Butcher was born on 28 April 1757, at Colchester. The only son of an unsuccessful builder, he had early to struggle for a living. His primary education was given him by Dr. Thomas Stanton, Presbyterian minister at Colchester.
At fourteen years of age, he gave sign of precocious talent in an heroic poem, the "Brutæis", illustrated with pen-and-ink drawings (not printed). He was soon apprenticed to a London linen-draper, and at this early age wrote for periodicals, sending the profits to his parents and sister.
Subsequently, the family inherited the small estate of their ancestor, John Butcher, vicar of Feering, Essex, about 1657. Butcher attended the ministry of Hugh Worthington, the eloquent Arian of Salters' Hall, who prepared him for the ministry.
He entered Daventry Academy, under Thomas Belsham, in 1783, having previously received some classical training from Richard Wright, Presbyterian minister at Atherstone. He had been taught the assembly's catechism, but he says he never gave credence to the trinitarian doctrine, and his studies confirmed him in Arian views.
His first settlement was at Sowerby, near Halifax, but he soon moved to London, where Worthington got him temporary engagements at Monkwell Street and Carter Lane. He was ordained 19 March 1789, as successor to Thomas Pope at Leather Lane, Holborn. In this ordination Belsham, who was still reputed orthodox, was associated, for the first time, with Theophilus Lindsey, the only humanitarian minister in London, and five Arian ministers.
While at Leather Lane Butcher took part with others in the Wednesday evening lecture established by Worthington (after 1792) at Salters' Hall. His feebleness of voice precluded him from popularity, and compelled his retirement from active duty in 1797.
Butcher's lungs recovered tone, and in 1798 he became minister at Sidmouth in Devon. Here he remained till 1820, building a house on a piece of ground presented to him by a member of a wealthy Jewish family, who attended his services. Relinquishing all belief in a propitiatory atonement, his views gradually passed from the Arian to the humanitarian form of unitarianism.
A paralysing stroke weakened the later years of his ministry, but did not prevent him from preaching. Early in 1821 he went to reside with his son at Bristol, and moved from there in November to Bath. A fall, which dislocated hie hip, confined him to bed. He died on Sunday (his own wish), 14 April 1822, and was buried at Lyncomb Vale, near Bath.
He published, in his life:
- Sermons, to which are subjoined suitable Hymns, 1798, octavo (the hymns are original, and intended as "poetical epitomes" of the twenty-one sermons ; the second edition, 1806, octavo, has title Sermons for the use of Families, contains twenty-two sermons and no hymns).
- Moral Tales, 1801, duodecimo.
- The Substance of the Holy Scriptures methodised, 1801, quarto, 2nd ed. 1813, quarto (intended as a sort of family Bible; Butcher assisted Worthington and others in its preparation, and contributed a hymn to each lesson).
- An Excursion from Sidmouth to Chester in the Summer of 1803, (2 vols), Volume 1 1806, duodecimo.
- A Picture of Sidmouth; the fourth edition, Exeter , duodecimo, has title A new Guide, descriptive of the Beauties of Sidmouth.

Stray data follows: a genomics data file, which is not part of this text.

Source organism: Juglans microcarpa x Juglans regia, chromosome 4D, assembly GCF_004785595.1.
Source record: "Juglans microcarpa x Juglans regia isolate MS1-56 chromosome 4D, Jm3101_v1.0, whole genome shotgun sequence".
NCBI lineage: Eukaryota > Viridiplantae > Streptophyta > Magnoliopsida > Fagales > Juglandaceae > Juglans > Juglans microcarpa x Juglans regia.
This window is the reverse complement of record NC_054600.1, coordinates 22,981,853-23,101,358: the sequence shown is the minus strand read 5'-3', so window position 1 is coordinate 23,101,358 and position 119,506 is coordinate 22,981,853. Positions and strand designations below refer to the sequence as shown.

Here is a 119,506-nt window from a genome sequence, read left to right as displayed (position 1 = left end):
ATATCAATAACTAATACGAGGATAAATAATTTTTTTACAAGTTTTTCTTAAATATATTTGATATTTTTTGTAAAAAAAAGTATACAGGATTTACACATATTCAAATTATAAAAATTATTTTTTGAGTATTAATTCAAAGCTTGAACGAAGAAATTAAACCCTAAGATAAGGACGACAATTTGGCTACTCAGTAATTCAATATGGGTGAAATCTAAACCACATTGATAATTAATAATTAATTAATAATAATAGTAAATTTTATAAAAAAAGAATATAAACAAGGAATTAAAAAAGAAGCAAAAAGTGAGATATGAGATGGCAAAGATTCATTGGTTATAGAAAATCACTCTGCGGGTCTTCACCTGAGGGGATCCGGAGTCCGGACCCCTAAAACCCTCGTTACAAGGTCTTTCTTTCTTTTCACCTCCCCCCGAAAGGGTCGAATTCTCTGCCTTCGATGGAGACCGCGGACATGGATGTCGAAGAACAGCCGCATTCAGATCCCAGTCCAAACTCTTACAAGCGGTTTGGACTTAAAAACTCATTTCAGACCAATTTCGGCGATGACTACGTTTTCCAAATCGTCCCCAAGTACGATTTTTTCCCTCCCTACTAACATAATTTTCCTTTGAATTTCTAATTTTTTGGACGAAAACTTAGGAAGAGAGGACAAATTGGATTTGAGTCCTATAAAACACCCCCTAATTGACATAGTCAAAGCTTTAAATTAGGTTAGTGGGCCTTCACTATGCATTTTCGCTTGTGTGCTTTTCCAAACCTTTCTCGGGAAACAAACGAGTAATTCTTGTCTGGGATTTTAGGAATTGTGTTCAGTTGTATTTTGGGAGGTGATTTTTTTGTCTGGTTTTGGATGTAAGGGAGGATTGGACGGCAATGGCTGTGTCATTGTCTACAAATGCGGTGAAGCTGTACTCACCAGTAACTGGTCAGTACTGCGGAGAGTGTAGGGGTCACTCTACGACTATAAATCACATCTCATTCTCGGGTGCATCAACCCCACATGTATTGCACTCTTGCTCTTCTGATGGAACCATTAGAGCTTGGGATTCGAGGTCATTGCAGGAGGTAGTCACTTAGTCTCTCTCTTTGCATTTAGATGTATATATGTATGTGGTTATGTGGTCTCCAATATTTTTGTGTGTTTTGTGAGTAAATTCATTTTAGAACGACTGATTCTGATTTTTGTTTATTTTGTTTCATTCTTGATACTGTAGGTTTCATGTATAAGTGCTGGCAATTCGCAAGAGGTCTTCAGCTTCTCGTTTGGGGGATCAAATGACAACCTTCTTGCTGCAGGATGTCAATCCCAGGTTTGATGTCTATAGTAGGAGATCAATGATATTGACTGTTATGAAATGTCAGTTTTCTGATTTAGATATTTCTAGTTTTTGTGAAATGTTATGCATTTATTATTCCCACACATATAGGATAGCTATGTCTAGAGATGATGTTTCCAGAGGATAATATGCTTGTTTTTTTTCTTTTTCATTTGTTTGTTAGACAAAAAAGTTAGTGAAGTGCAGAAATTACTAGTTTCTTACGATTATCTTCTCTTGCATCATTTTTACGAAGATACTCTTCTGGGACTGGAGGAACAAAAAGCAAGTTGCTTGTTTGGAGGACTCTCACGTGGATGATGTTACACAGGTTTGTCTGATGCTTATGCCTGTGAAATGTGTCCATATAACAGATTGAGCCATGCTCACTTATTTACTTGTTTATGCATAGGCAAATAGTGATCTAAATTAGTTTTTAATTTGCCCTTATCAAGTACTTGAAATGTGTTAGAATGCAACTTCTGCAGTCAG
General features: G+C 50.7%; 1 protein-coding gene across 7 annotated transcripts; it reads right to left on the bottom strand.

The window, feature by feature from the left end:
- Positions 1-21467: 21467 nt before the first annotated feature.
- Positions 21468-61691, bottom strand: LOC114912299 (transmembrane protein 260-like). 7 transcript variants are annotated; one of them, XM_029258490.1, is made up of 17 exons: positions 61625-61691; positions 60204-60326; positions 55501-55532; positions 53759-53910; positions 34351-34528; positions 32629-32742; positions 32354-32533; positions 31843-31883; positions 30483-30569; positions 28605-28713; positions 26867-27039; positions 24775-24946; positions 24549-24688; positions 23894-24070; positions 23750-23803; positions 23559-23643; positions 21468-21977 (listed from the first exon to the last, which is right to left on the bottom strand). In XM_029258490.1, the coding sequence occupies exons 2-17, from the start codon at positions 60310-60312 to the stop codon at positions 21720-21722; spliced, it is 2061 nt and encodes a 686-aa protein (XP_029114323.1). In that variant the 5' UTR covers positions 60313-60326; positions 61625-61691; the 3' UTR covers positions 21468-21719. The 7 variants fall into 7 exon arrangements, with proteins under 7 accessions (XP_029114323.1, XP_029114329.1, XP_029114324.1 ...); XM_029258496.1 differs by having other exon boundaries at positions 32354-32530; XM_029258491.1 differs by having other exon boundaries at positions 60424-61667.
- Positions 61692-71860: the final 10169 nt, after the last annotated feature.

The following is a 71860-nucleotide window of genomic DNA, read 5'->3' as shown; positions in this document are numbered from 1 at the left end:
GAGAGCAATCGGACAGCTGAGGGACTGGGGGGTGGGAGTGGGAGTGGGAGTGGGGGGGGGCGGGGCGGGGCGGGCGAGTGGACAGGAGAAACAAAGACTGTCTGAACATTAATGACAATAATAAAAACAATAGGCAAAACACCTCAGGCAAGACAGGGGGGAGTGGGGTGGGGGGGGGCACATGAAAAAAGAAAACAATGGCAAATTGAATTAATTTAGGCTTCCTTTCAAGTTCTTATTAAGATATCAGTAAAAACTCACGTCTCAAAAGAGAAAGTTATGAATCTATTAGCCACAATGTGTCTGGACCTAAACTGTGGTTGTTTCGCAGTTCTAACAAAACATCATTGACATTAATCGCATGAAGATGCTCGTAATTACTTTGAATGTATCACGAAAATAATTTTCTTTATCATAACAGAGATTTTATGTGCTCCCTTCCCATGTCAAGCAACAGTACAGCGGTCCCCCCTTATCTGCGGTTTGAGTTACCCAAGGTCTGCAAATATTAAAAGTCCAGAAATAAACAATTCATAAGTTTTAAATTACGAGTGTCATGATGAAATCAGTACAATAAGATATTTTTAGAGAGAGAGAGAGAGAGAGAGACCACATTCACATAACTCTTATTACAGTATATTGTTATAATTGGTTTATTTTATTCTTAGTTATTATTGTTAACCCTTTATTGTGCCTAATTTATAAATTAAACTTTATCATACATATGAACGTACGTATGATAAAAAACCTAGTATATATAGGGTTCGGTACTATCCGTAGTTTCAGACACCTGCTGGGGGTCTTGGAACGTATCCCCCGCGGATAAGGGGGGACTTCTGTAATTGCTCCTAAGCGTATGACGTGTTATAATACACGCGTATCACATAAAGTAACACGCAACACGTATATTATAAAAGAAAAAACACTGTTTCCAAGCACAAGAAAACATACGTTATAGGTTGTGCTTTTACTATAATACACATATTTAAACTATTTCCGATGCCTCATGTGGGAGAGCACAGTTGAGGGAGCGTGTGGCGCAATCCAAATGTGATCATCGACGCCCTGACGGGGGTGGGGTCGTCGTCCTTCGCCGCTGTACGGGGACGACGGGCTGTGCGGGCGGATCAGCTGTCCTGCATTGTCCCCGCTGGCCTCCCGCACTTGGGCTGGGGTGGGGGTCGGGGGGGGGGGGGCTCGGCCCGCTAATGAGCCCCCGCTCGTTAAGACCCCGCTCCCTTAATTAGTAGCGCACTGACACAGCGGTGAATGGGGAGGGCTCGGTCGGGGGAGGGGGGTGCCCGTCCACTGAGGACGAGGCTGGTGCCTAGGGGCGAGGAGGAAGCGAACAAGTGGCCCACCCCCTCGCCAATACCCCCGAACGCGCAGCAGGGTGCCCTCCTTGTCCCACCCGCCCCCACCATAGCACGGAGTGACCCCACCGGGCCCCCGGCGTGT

- Sermons for the use of Families, volume ii. 1806, octavo.
- Unitarian Claims described and vindicated, 1809, duodecimo (sermon on 2 Corinthians x. 7, at Bridgwater, Wednesday, 5 July, before the Western Unitarian Society, of biographical interest as giving the process by which he reached his latest views).
- Sermons for the use of Families, volume iii. 1819, octavo (twenty-eight sermons printed at the Chiswick Press; the preface, 1 May, reproduces the autobiographical details of No. 7).
- Prayers for the use of Families and Individuals, 1822, octavo (one for each sermon in his three volumes, and some for special occasions); and single sermons.
- Discourses on our Lord's Sermon on the Mount, Bath and London, 1825, duodecimo (twenty-one sermons edited by his widow; the preface says he had selected the materials for another volume).
- A Poetical Version of the Chronological History of the Kings of England, 1827, duodecimo.
Besides these, Butcher contributed to the Protestant Dissenters Magazine, 1794-9 (see especially volume i. pp 120, 204, 246, 330, 373, 417, 460, for poetical pieces), and edited the later volumes.
A tablet to his memory was placed in the Old Meeting House, Sidmouth. One who knew him describes him as "a most lovable man in all respects". Butcher is known among topographers by his account of Sidmouth, and among poets by a few hymns of great merit. His hymn From north and south, from east to west won the warm commendation of Anna Barbauld.
He married, 6 July 1790, Elzabeth, eldest daughter of John Lawrence, a Shropshire landowner, and widow of Samuel Lowe; she died at Bath 25 November 1831. They had a son, Edmund, and a daughter, Emma.
- This article incorporates text from a publication now in the public domain: Gordon, Alexander (1886). "Butcher, Edmund". In Stephen, Leslie. Dictionary of National Biography. 8. London: Smith, Elder & Co. pp. 41–42.; Endnotes:
- Evans, in Monthly Repository 1822 page 309 seq. (revised in Christian Moderator, 1827, page 347 seq.)
- Monthly Repository 1821, page 345; 1822, pages 285, 332, 471; 1832, page 70
- Belsham's Mem. of Lindsey, 1812, page 292
- Murch, Sir Jerom (1835). "Sidmouth". A history of the Presbyterian and general Baptist churches in the west of England: with memoirs of some of their pastors. Hunter. pp. 350–352.
- Lawrence's Descendants of Philip Henry, 1844, page 21 seq.
- Miller's Our Hymns, 1866, page 266 seq.
- Spears's Record of Unit. Worthies (1877), page 211
- private information.